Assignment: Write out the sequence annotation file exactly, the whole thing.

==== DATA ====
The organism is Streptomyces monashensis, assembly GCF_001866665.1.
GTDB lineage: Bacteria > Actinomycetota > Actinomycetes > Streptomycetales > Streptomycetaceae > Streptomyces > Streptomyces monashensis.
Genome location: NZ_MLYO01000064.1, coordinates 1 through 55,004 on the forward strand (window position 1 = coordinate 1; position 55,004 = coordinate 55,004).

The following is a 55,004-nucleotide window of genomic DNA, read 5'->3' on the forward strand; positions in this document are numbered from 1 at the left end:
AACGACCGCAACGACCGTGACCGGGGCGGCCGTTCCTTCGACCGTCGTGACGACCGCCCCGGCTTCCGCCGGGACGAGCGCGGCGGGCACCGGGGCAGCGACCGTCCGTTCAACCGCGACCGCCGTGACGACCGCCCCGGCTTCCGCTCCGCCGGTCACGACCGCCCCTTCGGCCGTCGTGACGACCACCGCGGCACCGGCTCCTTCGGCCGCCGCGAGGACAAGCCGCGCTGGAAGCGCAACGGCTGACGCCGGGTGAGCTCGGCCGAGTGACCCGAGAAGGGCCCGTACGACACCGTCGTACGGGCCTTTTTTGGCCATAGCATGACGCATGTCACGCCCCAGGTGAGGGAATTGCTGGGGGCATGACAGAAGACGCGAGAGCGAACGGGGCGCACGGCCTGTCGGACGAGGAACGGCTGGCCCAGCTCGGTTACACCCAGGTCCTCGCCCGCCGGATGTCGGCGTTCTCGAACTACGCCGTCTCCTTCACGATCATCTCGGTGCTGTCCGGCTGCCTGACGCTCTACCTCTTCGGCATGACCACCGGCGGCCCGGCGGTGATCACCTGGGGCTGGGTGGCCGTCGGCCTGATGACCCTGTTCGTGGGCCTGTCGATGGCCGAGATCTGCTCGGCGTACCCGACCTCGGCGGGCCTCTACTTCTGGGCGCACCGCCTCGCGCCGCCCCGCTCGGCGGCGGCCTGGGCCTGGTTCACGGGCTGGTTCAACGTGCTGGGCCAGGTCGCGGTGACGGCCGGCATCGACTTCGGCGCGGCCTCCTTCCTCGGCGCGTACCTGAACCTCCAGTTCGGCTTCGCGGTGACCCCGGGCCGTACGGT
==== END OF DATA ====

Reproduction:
The organism is Streptomyces monashensis, assembly GCF_001866665.1.
GTDB lineage: Bacteria > Actinomycetota > Actinomycetes > Streptomycetales > Streptomycetaceae > Streptomyces > Streptomyces monashensis.
Genome location: NZ_MLYO01000064.1, coordinates 1 through 55,004 on the forward strand (window position 1 = coordinate 1; position 55,004 = coordinate 55,004).

The following is a 55,004-nucleotide window of genomic DNA, read 5'->3' on the forward strand; positions in this document are numbered from 1 at the left end:
AACGACCGCAACGACCGTGACCGGGGCGGCCGTTCCTTCGACCGTCGTGACGACCGCCCCGGCTTCCGCCGGGACGAGCGCGGCGGGCACCGGGGCAGCGACCGTCCGTTCAACCGCGACCGCCGTGACGACCGCCCCGGCTTCCGCTCCGCCGGTCACGACCGCCCCTTCGGCCGTCGTGACGACCACCGCGGCACCGGCTCCTTCGGCCGCCGCGAGGACAAGCCGCGCTGGAAGCGCAACGGCTGACGCCGGGTGAGCTCGGCCGAGTGACCCGAGAAGGGCCCGTACGACACCGTCGTACGGGCCTTTTTTGGCCATAGCATGACGCATGTCACGCCCCAGGTGAGGGAATTGCTGGGGGCATGACAGAAGACGCGAGAGCGAACGGGGCGCACGGCCTGTCGGACGAGGAACGGCTGGCCCAGCTCGGTTACACCCAGGTCCTCGCCCGCCGGATGTCGGCGTTCTCGAACTACGCCGTCTCCTTCACGATCATCTCGGTGCTGTCCGGCTGCCTGACGCTCTACCTCTTCGGCATGACCACCGGCGGCCCGGCGGTGATCACCTGGGGCTGGGTGGCCGTCGGCCTGATGACCCTGTTCGTGGGCCTGTCGATGGCCGAGATCTGCTCGGCGTACCCGACCTCGGCGGGCCTCTACTTCTGGGCGCACCGCCTCGCGCCGCCCCGCTCGGCGGCGGCCTGGGCCTGGTTCACGGGCTGGTTCAACGTGCTGGGCCAGGTCGCGGTGACGGCCGGCATCGACTTCGGCGCGGCCTCCTTCCTCGGCGCGTACCTGAACCTCCAGTTCGGCTTCGCGGTGACCCCGGGCCGTACGGT